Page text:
Media queries allow you style sheets to apply specific styles depending on the current size of the browser. Normally these need to go a the root of your CSS document but thankfully Sass has a media bubbling behavior that will ensure they find their way to where they belong and you are free to define them in a place that makes sense to you, even nesting them inside other selectors.
@media screen and (max-width: 1000px) #page-wrapper margin: 1em top: 0
Here we specify that if the browser width ever dips below 1,000 pixels, we should remove the top margin, drop the rest of the margins from 5em to 1 and stop using up so much real estate for borders. This helps on smaller screens and netbooks, but to be able to work well all the way down to mobile, we probably want to kill our margins completely and pop the sidebars above or below our main content.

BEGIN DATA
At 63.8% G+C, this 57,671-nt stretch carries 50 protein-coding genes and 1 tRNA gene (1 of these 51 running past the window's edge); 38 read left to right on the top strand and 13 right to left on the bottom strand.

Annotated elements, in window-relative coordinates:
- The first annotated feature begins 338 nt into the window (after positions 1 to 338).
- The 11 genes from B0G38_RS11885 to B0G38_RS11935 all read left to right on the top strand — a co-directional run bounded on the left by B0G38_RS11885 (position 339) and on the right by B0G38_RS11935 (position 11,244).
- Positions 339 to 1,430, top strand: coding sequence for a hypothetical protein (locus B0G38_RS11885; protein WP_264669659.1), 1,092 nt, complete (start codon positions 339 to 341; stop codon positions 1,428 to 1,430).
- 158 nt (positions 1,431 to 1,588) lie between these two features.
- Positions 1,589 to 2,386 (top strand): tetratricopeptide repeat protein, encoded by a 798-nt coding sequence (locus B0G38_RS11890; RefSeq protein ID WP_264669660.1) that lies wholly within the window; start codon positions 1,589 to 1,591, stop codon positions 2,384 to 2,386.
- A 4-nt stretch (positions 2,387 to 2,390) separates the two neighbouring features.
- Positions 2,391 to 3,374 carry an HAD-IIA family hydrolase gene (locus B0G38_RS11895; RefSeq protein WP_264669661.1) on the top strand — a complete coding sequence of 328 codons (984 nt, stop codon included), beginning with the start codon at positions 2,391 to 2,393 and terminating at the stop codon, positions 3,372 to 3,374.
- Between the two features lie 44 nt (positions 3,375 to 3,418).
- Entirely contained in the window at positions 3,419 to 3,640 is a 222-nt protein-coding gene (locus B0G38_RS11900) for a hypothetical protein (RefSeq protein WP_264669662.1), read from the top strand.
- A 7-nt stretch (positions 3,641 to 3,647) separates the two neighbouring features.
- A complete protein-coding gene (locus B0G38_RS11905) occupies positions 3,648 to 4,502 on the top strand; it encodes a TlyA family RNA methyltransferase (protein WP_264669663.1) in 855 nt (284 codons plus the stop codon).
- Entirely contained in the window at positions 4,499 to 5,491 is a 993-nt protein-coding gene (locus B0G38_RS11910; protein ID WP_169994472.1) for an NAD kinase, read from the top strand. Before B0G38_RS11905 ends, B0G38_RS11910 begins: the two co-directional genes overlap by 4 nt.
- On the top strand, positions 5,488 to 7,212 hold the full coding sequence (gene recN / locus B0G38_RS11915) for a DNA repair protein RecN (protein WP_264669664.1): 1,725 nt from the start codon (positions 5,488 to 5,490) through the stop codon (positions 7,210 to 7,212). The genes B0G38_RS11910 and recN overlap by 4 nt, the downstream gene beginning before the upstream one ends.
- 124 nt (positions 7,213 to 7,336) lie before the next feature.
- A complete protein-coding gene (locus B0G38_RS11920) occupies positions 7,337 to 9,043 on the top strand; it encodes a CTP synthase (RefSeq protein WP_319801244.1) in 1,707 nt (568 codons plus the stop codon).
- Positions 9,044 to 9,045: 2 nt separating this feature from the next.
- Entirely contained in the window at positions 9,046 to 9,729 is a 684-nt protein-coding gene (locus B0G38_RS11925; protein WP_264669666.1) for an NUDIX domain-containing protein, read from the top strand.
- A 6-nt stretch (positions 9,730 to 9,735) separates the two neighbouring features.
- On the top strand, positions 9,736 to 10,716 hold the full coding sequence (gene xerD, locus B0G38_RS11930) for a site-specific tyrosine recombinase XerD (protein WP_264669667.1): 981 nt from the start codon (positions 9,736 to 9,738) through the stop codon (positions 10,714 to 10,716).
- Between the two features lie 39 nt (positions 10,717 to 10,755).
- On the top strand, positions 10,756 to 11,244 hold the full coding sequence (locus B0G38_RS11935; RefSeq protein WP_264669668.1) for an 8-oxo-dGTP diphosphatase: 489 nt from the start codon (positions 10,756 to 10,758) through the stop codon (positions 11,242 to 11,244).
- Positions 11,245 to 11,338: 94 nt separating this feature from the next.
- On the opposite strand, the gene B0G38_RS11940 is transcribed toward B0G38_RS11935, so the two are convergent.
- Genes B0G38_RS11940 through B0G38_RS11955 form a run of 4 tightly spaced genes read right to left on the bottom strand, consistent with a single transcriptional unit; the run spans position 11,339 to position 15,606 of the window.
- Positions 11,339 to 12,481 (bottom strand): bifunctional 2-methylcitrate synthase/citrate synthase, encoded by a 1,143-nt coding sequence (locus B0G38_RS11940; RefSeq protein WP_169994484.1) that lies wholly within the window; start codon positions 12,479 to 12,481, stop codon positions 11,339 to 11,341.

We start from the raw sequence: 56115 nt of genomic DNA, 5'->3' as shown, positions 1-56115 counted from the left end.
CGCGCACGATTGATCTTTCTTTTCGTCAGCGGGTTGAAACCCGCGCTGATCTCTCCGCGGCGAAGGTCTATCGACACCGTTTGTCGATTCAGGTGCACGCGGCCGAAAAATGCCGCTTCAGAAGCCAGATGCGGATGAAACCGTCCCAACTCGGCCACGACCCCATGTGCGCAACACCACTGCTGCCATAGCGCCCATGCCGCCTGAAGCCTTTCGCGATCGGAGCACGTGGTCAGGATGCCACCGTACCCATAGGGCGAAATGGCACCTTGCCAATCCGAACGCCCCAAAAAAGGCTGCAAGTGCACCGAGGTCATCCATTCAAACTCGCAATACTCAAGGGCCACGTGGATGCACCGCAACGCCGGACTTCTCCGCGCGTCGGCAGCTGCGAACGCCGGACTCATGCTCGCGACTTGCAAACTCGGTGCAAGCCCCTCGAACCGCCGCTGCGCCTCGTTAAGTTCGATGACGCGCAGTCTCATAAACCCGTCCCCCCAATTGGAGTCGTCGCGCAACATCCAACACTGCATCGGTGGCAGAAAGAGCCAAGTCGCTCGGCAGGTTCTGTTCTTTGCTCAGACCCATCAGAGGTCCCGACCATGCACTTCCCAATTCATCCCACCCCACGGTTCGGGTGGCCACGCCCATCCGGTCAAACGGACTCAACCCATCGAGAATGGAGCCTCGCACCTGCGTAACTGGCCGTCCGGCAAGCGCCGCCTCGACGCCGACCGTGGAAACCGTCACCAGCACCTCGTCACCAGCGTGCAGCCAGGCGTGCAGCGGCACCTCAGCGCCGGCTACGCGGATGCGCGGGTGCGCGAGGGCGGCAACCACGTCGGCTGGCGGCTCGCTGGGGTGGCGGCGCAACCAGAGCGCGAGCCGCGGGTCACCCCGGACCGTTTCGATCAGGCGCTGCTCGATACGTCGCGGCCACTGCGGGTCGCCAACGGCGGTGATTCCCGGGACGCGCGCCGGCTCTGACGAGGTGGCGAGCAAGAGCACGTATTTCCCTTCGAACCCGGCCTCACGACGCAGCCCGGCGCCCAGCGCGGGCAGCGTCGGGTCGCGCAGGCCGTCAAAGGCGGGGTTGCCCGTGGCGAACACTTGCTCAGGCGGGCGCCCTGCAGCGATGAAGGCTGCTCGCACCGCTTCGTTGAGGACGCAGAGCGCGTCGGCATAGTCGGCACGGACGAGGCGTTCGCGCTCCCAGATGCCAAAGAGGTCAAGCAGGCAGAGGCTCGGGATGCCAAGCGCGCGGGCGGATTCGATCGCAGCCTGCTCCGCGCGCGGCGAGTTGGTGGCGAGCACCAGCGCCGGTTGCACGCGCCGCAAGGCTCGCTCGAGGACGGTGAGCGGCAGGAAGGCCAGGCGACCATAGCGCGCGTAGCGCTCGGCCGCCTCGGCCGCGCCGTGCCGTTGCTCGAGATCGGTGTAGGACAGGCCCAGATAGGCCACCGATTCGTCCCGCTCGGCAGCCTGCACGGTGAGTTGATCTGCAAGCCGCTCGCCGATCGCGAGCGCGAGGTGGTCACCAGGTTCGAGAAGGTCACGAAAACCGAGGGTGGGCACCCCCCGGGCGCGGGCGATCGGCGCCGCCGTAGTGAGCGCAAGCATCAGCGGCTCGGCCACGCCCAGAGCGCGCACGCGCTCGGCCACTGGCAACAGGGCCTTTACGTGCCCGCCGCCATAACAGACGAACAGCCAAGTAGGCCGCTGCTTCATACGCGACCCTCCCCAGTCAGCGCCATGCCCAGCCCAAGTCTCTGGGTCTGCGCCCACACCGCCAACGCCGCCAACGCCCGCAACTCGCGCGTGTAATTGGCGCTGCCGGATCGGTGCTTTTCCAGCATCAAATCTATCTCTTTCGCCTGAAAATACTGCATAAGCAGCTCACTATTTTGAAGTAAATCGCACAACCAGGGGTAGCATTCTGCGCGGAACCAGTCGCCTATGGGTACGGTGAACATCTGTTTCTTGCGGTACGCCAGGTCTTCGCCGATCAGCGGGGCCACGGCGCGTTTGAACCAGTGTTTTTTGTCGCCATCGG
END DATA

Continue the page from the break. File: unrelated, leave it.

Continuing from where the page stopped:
@media screen and (max-width: 500px) #page-wrapper margin: 0 body.one-sidebar.sidebar-first, body.one-sidebar.sidebar-second, body.two-sidebars #content, #sidebar-second, #sidebar-first @include full-width
And that’s it! We covered all the big ticket items in less than fifty lines of code (at least, before compiling). So if the responsive grid system and media query break points can be achieved reliably and easily without tedious calculations, tweaking or templating… Why use a base theme at all? A good mobile experience needs to be hand tweaked, that’s easier to do if you have a full control and understanding of what’s going on. We all need to change how we think about presentation and I don't think any theme out of the box will be a good mobile experience for your content.
Now all you have to do is make it look good, but that’s really a whole other post.